BRATTLEBORO -- On the second anniversary of Tropical Storm Irene, Vermonters across the state are recognizing the work that has been done to recover from the disaster.

While projects still need to be completed -- and for some families life may never return to normal -- for the most part bridges and roads have been rebuilt, businesses are open and the communities that were most affected are recovering.

Still, planners, engineers and lawmakers say it is going to take a while to see if the lessons learned in the days following Aug. 28, 2011 are going to make a difference the next time a major storm hits the area.

Tropical Storm Irene dropped more than 10 inches of rain over parts of Vermont, and southeastern Vermont was hit particularly hard with the towns of Brattleboro, Wilmington, Newfane, Jamaica, Halifax and Marlboro suffering millions of dollars of damage to personal and municipal property.

Windham Regional Commission Executive Director Chris Campany said while the storm was a wake-up call to every municipal official in the region, he is yet to see much impact to zoning and planning regulations that could mitigate future damage in the event of another flood.

"From a regulation standpoint there has been very little in way of change," Campany said. "We have not seen a lot of focus on the town plans we have been working on since Irene.


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At some towns are going to have to address this."

Campany says he is not surprised that the hardest hit towns have yet to institute change in their zoning or planning regulations and road standards to try to prepare for future flooding.

Most of those towns, he said, are still rebuilding their infrastructure and trying to figure out just how much FEMA is going to be able to pay for the recovery.

Towns should be looking forward, Campany said, and when it is time to re-write a town plan, Campany said he hopes there is consideration given toward more aggressive planning within areas that are prone to flooding.

"For a lot of towns, Irene is far from being a distant memory. They are still dealing with this on a day-to-day basis," Campany said. "My hope is that towns have more of an appetite to take this on after they are distanced a little from it."

But Campany said it is not going to be easy for planning commissions, zoning administrators and the public to get behind strong regulations that limit what property owners can do on the land.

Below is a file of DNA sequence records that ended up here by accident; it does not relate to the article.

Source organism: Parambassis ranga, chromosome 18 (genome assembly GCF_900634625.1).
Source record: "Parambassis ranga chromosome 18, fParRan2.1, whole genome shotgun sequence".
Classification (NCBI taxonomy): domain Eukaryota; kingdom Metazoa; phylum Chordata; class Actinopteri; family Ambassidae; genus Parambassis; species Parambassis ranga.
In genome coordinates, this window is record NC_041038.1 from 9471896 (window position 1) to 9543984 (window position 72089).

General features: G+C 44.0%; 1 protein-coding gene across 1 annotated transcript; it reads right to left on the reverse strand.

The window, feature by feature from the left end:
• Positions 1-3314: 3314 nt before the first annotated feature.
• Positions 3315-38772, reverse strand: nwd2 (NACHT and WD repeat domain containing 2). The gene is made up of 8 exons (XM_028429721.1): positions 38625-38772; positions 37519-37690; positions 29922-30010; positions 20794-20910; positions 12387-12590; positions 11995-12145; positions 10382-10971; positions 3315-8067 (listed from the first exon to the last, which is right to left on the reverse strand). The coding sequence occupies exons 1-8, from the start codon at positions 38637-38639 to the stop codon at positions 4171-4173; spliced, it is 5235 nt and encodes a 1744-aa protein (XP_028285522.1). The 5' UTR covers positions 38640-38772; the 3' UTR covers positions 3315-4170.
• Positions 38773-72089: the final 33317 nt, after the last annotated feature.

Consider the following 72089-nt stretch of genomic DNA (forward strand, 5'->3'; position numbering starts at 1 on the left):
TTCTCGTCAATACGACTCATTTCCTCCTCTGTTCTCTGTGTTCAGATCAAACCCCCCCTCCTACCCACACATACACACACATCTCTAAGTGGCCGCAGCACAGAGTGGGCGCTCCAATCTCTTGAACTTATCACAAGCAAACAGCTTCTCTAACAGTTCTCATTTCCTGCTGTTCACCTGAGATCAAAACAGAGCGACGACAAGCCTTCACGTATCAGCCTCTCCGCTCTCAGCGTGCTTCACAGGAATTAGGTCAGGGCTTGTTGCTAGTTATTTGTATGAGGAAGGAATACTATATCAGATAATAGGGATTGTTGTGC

Private land rights are respected in Vermont, and even when it might benefit the land owner, and the people up or down stream, Campany said towns generally tread lightly when beefing up land use regulations.

"Every town should look at its history to look at what can happen and what can be done to prevent future damage, and what can be done to recover more quickly," Campany said. "Addressing the issues should not really require any heavy lifting but what is more challenging are the politics of addressing those risks. It is difficult to discuss what people can and can not do on their own property."

According to Rep. David Deen, D-Westminster, there were lessons learned in the aftermath of Tropical Storm Irene that should influence how the state responds the next time a storm pounds the region.

Vermont was recognized across the country for how quickly and efficiently it was able to rebuild, but Deen said mistakes were made by some road crews who brought heavy machinery down into the rivers and streams to remove gravel, silt and debris.

Lawmakers got right to work following the storm and Deen, who is chairman of the House Fish & Wildlife Committee, helped pass Act 138 which addresses water quality issues.

Deen said the law made it easier for municipalities to come into compliance with the FEMA National Flood Insurance Program and the legislation sets new standards for the activities that can take place in a stream following an emergency.

The law also empowers the Agency of Natural Resources to give more support to local municipalities as the try to enact stronger zoning bylaws to control development near areas that are likely to flood.

The law will take full effect in July 2014.

"One thing that happened after Irene was that the governor suspended all permits for stream activity because there was no plan ‘B,'" Deen said. "What we said in this law is that you have to play by the rules. When this new rule is adopted there will be ground rules for the work that can be done."

Deen said the new law allows local Selectboard members to authorize work in the event of emergencies, but even then, he said ANR officials will make sure any stream work does not further jeopardize local communities, or people living down stream.

In the long term, Deen said, the state is putting resources into training machine operators so they know the best practices when they do have to bring an excavator into a stream, during an emergency or otherwise.

Deen knows there is an uneasy tension between what municipalities learned during Irene and just how far officials want to go in limiting development rights.

There were floods before Irene, and there likely will be others in the future.

Everyone should be concerned with limiting the damage to property and lives and protecting the environment, Deen said.

"What rivers do in high water is not a mystery and in areas where we have a choice to make I hope we will make the right choice and not do more damage to our infrastructure or property," Deen said. "Irene opened our eyes and it also opened a window that allowed us to say ‘This is how you avoid damage and this is how you should react during a high water event.' You can be more prepared and you can survive a flood. It's going to happen again. Hopefully because of Irene people will be more willing to listen next time."

Howard Weiss-Tisman can be reached at hwtisman@reformer.com or 802-254-2311, ext. 279. Follow Howard on Twitter @HowardReformer.